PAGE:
Legislature(2017 - 2018)BUTROVICH 205
02/22/2018 03:30 PM STATE AFFAIRS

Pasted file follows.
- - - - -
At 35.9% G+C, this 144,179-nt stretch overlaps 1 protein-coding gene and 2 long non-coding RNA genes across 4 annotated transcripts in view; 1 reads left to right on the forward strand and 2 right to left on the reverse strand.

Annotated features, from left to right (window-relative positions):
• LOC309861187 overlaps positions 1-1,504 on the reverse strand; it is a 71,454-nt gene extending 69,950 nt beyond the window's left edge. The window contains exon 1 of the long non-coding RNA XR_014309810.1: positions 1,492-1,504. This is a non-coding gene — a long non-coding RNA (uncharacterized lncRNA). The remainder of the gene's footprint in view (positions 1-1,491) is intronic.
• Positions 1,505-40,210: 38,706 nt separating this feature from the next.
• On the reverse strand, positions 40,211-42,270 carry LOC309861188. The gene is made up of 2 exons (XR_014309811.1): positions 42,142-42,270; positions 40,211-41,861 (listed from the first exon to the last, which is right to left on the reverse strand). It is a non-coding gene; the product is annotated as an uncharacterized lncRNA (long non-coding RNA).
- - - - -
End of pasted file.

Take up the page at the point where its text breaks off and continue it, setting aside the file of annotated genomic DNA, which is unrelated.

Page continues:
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HB 44-LEGISLATIVE ETHICS: VOTING & CONFLICTS 3:32:05 PM CHAIR MEYER announced the consideration of House Bill 44 (HB 44). He said the committee will continue with public testimony. 3:32:25 PM SENATOR EGAN joined the committee meeting. 3:32:46 PM BARBARA BELKNAP, Advocate, League of Women's Voters, Juneau, Alaska, testified in support of HB 44. She said transparency in government is important to the league at all levels. She asserted that a voting official with a conflict of interest should not be voting on legislation that will benefit the official more than the public. She stated that one of democracy's greatest challenges comes from citizens who no longer think government represents or cares about them and in response fails to participate in democracy. She opined that the erosion of confidence is evident from the declining numbers of citizens participating in elections. She asserted that part of restoring confidence is making it clear that legislators do not use their position for personal gain. 3:34:26 PM CHAIR MEYER closed public testimony. He explained that in the previous hearing the committee wrestled with different conflicts of interest, how to define conflict of interest, and why is it good for one and maybe not good for another body. He noted that Senator Giessel brought up a point in the previous meeting that HB 44 does not change things too much. It defines what a conflict of interest is with a dollar amount of anything greater than $10,000. He asked if the member still votes after declaring a conflict. 3:35:46 PM REPRESENTATIVE JASON GRENN, Alaska State Legislature, Juneau, Alaska, sponsor of HB 44, replied that the $10,000 helps the definition of an employer. He continued as follows: It's not in regard to what the benefit might be but actually just putting it in statute what the definition of that relationship between an individual and an employer, what constitutes that relationship. I think where the conflict comes into play is a significant benefit, that is the term that is kind of the key in terms of what might constitute the conflict for an individual, their spouse or their employer, but I think that is the main term regarding a potential conflict, a significant benefit. The bill is what we are focusing on is obviously the definition of conflict of interest and when that might arise and why would someone ask to recuse themselves from voting. CHAIR MEYER asked if a legislator would still vote if somebody objects. REPRESENTATIVE GRENN answered yes. CHAIR MEYER remarked that Representative Grenn's proposal is similar to what the Legislature currently does. SENATOR WILSON asked if Legislative Research said that the Ethics Committee identifies the "significant benefit" dollar amount as $250. 3:37:16 PM RYAN JOHNSTON, Staff, Representative Grenn, Alaska State Legislature, Juneau, Alaska, recalled that Jerry Anderson, [Committee Administrator for the Ethics Committee], said the $250 amount was for a close economic association, not for a significant benefit on a legislative matter. SENATOR WILSON asked if there is a number for a significant benefit. MR. JOHNSTON answered no and Representative Grenn's office took the $10,000 amount to mirror what was already in statute. SENATOR GIESSEL referenced the definition of financial interest in section 4 on page 3, line 9, paragraph (17). She noted it talks about "professional or private relationship" and asked if that is where the $250 comes in. MR. JOHNSTON answered that a close economic association for a professional or private relationship would fall under that definition. In that situation, $250 would be the amount. He added that he would clarify that with Jerry Anderson. CHAIR MEYER asked Representative Grenn if he was involved with or part sponsor of the initiative that deals with the conflict of interest and other things. 3:39:49 PM REPRESENTATIVE GRENN answered yes. He explained that there is an initiative that will hopefully be before the voters in November. He detailed that it deals with five points that are focused on legislative reform, one of them is regarding conflict of interest. CHAIR MEYER asked if the initiative would be removed from the ballot if HB 44 was passed. He inquired if the initiative is asking for different things than HB 44. He noted that the initiative states that a legislator cannot vote while HB 44 states that a legislator can vote if a conflict of interest is declared. REPRESENTATIVE GRENN explained that the bill addresses the Legislature's uniform rules regarding the conflict of interest definition whereas an initiative cannot change uniform rules. He pointed out that the initiative closely mirrors the bill's language. He addressed the question whether the initiative would be removed from the November ballot if HB 44 passed. He noted that in previous rulings an initiative is ruled to be removed if the legislation that becomes law is deemed to be similar to the initiative. He pointed out that the initiative has many more parts than conflict of interest. 3:41:53 PM CHAIR MEYER asked if he has spoken to Legal Services to see if the initiative would be offset if HB 44 passes. MR. JOHNSTON replied Representative Grenn's office has asked for a memo from Legal Services. SENATOR GIESSEL disclosed that the Senate Secretary's Office verified that for similar conflict-of-interest legislation that there is a public document recording when a legislator stands up and states a perceived or possible conflict of interest. She reiterated that she questioned what HB 44 changes that the Legislature already does. She noted that section 1 of the bill addresses a legislator's employer and referenced a related situation in the House that occurred where an individual served a jail sentence for a violation. She said she questioned what HB 44 is helping or changing about the Legislature's transparency. 3:44:03 PM REPRESENTATIVE GRENN replied as follows: I believe that that section is in current statute regarding negotiating for employment, that is our current definition of where conflict of interests might rise when there is an actual quid pro quo. What we are saying is we believe that the bar can be raised, and an actual conflict is there or even a perceived conflict, we are trying to remove that ambiguity of when people can rise. You see sometimes where people rise to declare conflicts which given our current definition are not conflicts, but they do so because they want to be transparent and be open. What this legislation is hopefully doing is now giving an actual definition that we can all follow, and we can point to when we do talk to constituents about us following the actual statute when conflicts arise or potentially arise. Our belief is that this puts us in line with the majority of other states, states that have dealt with actual corruption and they've addressed those through conflict of interest in ethics acts. Fortunately for Alaska I believe that we have very few acts like that and we have a great integrity within our body, but the main goal of this, increasing transparency, increasing trust with the general public; this would help put into law a standard that is higher than what we have now and really creates actually less ambiguity of what conflicts of interest are. CHAIR MEYER opined that Representative Grenn's statement is subject to interpretation. REPRESENTATATIVE GRENN concurred. CHAIR MEYER said ethics rules and laws have changed over time and there is nothing that says they cannot be changed some more. SENATOR GIESSEL point out that Senator Coghill and Senator Meyer have seen ethics rules both change and work during their legislative tenure. She asserted that people on the Senate side have been diligent in declaring conflicts of interest and noted that she has stood up when voting on the budget to declare a conflict of interest because cuts were being made to a department that her husband worked in. She reiterated that the Legislature currently follows its ethics rules and is quite transparent. 3:47:17 PM SENATOR COGHILL pointed out that legislators currently make financial disclosures on the record that include their families. He asserted that the bill will now include family members that may or may not be of real value. He addressed his history in the Legislature and noted that he has, "Seen more shenanigans with those kinds of things that real ethical issues brought to light." He continued as follows: Those are always a concern when we bring these transparency things out is its how will they be used in a political forum, and with you putting an initiative forward you are pretty well aware of the politics of that and how you can use both the real law for real transparency and perceived problems as political footballs and that has happened a lot down here. He said citizen legislators with families are encouraged to report their financial status with their various family entanglements. He added as follows: The fact is, if people elect the legislators, and it is true that people could game that and probably aggrandize their family, but that's less likely to happen because of the transparency we have on financial reporting issues. I think what you are doing is you are creating a place for "got you" rather than real clarity of transparencies; those are the things that I get concerned about and I've watched how the media has used that to pick on their favorite people to pick on and that is an unethical thing in my view and you haven't been the beneficiary of it, I have been. So, if you are accused of something in the newspaper, it's a headline, you might as well be guilty of a felony in many cases because your reputation is just taken to the task that much. So, there's a balance here between the transparency for clarity or a tool to use people unwisely. When I read these things, I try to watch for that balance all of the time and I just don't know that this hits that balance yet, but I've been quiet a long time because I've had to think about how the implementation of this works, it's just not what it says, it's the implementation. I've been on the Ethics Committee for a lot of years and I've been in the Rules Committee, I've been part of the leadership team, and I've watched how people's whole lives have been taken to task inappropriately under the guise of ethics or transparency. I've also seen people misuse the rules and go to jail. I was here when my party- guys were going to jail because they put their own self interest above the others, but the rules that we had back then were sufficient to put them in jail. I was part of the group that put a huge change in because the year after everybody was going to jail, we probably had 40 bills introduced that year on how we were going to make it more transparent and accountable. Max Gruenberg and I got together and said we can't have 40 bills floating through the Legislature, so we as a bipartisan effort went to the leadership and said that; I was the Judiciary chairman at the time, let us work on them so that we can coral them into a unit of a code problem, and even at that we got into a bidding war on the floor, who was going to be the most transparent, we couldn't help ourselves, but we put in a code that had a few places that is tough, but it's a better code than even when people were going to jail, but the code that we put into place was a higher bar, but the code that we had in place was sufficient for those that were gaming the system. What we did do was we put into place some transparency rules, but we also had to put confidentiality in there because it became really apparent that it became a whipping tool rather than an accountability tool. We had to endure two or three years of misuse of the press of people who were sterling characters but had been charged just because of a technical or a grammatical or some other error and they got charged with being unethical when in reality it was not an unethical thing, it was just a methodology thing. So, those kinds of things do happen here, and they went through a whole new cycle. So, those are the kinds of things I watch what we are doing here, now we are asking we are going involve our immediate family, then what you are going to do is you are going to create the questions upon if you forgot something, and it was your third cousin; but, I can tell you then they just go the next step beyond and say well it was your third cousin, it was an immediate. The trouble is in Alaska, we are a small community and we have business dealings very broadly and quite deeply quite often in communities. Now that you are including the family in it it's a new wrinkle and I've been thinking how that works, I can't say that I've arrived at a good conclusion yet, but in looking through this I've tried to take it thoughtfully, but you just needed the benefit of some of the history of how these things have both been well used and poorly used. 3:53:45 PM REPRESENTATIVE GRENN commented that he takes no offense by benefitting from Senator Coghill's and the committee's knowledge related to the bill. He said he brings a new prospective. He asserted that his constituents want something different than what is currently in statute and that is the reason for his passion for different reforms in the Legislature. He referenced the family aspect and financial disclosures that Senator Coghill noted and explained that the bill puts more in a public forum that is not hidden on a website that is hard to navigate. He asserted that the bill allows legislators to find ways to add transparency and trust, especially when legislators are away from their constituency during the session. He disclosed that the definition used for "family" and "employer" is used in 29 other states. He noted that some states bar legislators from voting without a vote or objection when there is a conflict of interest. He said different states do it different ways, but his intent was to define ways to keep the conversation going, especially with the public when legislators are talking about transparency and trust. 3:56:21 PM SENATOR COGHILL remarked that Representative Grenn is a legislator who has chosen to go into a "public manner" and that becomes a political campaign over against a substantive campaign. He said he would have been more open to the discussion if someone had not said, "The Legislature isn't transparent therefore we need to do this." He asserted that Representative Grenn cannot have it both ways and said the representative was going to have a struggle with him on the bill. SENATOR WILSON asked if there is a timeline when conflicts must be known. He noted scenarios where a legislator may not be aware of transactions from close economic associations, especially when voting. REPRESENTATIVE GRENN replied that he is not aware of a retroactive rule when a legislator votes when not being aware of a conflict. He noted that there is an ethics committee to confer with if something comes up afterwards. 3:59:17 PM SENATOR WILSON pointed out that the bill would make nondisclosure a statute violation versus an ethical disclosure act violation which may have a higher level of consequence as a legislator versus an unknown error. MR. JOHNSTON replied as follows: Since this statute is under AS 24.60.030, which is the legislative ethics, the same kinds of rulings the ethics committee can do now also are the same under this bill. So, it would be the same kind of consequences that the ethics committee could decide. CHAIR MEYER asked if the bill does the following: • Does not bar a legislator from voting. • Legislator must declare a conflict of interest and ask to be excused. • Legislator must vote if another legislator objects. REPRESENTATIVE GRENN answered correct. CHAIR MEYER said in that case he does not know that the bill is too much different from what the Legislature currently does. He noted that the next committee of referral is the Senate Judiciary Committee. He said before the bill leaves committee he would like to see the legal analysis if there is enough to offset it from being on the ballot. He concurred with Senator Coghill that, "Once you do an initiative then it becomes part of the political campaign." SENATOR GIESSEL inquired if offering a bill at the same time as offering a ballot initiative is an ethical violation. She added as follows: It's an interesting question because it could be viewed that way, depending kind of like beauty is in the eye of the beholder, ethics conflicts could be in the eye of the interpreter as well. CHAIR MEYER said Senator Giessel brought up a good point and that is why the topic is difficult to bring up. He summarized as follows: The bottom line is it is up to the voters to decide if we are ethical or not ethical and whether they want us to represent them or not represent them, but I appreciate you bringing this forward and we will look forward to the legal analysis. 4:02:30 PM CHAIR MEYER held HB 44 in committee.